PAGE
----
Review and road test of the Vauxhall ADAM
WOULD YOU ADAM & EVE IT?
Thinking of a MINI or a Fiat 500? Then you also need to be thinking about Vauxhall's trendy little ADAM. Jonathan Crouch drives the brand's little lifestyle citycar.
Ten Second Review of the Vauxhall ADAM
The ADAM is Vauxhall's refreshingly different take on the small car sector. It doesn't replace the brand's conventional citycar and supermini offerings but it does offer a more stylish option that sits somewhere in between for buyers bored by the sight of BMW's reinvented MINI on every drive and unmoved by Fiat's funky 500. Here's a fashionable alternative with an encyclopaedic list of options, bidding for individuality beyond the hatchback herd.
The model title's is a nod to Adam Opel, the founder of Vauxhall's European sister company, but is unlikely to start a trend for Biblical car names. It may though, start a trend for buyer personalisation, the like of which the market has never before seen. With over a million possible specification and trim combinations, the chances of two identical Vauxhall ADAMs ever being produced are statistically quite slim. Ground-breaking where it matters then - in the showroom. To disguise perhaps the fact that this car is actually quite conventional in arguably less important areas, running on the underpinnings of Vauxhall's old third generation Corsa.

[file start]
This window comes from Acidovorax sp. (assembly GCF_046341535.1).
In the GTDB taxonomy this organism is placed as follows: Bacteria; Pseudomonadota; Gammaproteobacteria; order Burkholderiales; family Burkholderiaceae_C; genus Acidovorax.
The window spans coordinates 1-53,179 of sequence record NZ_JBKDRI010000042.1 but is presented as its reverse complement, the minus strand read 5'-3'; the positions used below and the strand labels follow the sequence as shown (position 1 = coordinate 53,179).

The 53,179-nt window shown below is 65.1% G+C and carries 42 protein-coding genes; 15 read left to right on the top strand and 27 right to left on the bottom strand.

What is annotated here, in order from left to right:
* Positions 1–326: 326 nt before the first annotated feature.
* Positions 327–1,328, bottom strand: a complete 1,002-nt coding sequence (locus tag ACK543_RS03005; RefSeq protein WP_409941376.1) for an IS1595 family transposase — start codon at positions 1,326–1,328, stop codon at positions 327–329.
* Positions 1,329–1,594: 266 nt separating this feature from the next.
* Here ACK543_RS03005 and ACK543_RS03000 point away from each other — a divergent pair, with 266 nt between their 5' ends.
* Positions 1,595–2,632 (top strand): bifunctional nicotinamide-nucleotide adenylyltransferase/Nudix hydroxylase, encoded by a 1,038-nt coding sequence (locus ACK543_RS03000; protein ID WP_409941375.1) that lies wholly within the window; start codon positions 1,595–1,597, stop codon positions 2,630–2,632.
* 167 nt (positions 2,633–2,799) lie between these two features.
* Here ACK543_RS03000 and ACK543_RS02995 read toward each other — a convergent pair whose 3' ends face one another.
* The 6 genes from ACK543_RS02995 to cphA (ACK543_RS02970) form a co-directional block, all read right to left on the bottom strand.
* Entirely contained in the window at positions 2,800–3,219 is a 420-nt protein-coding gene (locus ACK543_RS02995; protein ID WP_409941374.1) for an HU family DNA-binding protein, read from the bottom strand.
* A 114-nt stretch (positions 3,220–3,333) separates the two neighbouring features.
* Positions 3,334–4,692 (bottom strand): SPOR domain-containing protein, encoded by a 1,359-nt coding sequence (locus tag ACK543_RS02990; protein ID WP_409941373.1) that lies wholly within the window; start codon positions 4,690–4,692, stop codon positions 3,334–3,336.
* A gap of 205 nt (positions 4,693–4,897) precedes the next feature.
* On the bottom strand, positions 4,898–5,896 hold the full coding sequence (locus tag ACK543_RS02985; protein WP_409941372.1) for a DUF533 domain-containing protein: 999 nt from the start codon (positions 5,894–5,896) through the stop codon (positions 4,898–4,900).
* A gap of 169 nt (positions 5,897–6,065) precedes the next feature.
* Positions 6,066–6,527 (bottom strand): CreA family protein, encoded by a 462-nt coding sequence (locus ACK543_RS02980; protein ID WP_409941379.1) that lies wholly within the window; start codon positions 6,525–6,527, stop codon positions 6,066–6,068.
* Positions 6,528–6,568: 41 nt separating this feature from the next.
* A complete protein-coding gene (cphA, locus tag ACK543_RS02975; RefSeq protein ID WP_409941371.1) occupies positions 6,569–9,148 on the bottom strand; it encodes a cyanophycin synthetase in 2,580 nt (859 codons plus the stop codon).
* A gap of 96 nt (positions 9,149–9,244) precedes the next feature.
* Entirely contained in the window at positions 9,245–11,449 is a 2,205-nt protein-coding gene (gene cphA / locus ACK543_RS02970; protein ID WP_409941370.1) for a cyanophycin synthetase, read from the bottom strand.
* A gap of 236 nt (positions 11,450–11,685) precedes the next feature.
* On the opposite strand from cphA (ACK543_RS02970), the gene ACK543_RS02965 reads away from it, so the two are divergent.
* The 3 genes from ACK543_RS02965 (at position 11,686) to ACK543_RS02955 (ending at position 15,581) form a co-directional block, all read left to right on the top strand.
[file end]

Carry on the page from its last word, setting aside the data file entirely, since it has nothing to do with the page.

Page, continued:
The dealer network won't mind. It's the stylish look and feel that will sell this model. True enough, the Griffin brand has brought us some stylish designs in the past, but they've only appealed to a small percentage of the car buying population. Now at last, we've a Vauxhall with widespread chic appeal - a pretty new concept for British customers to grasp. Let's try it.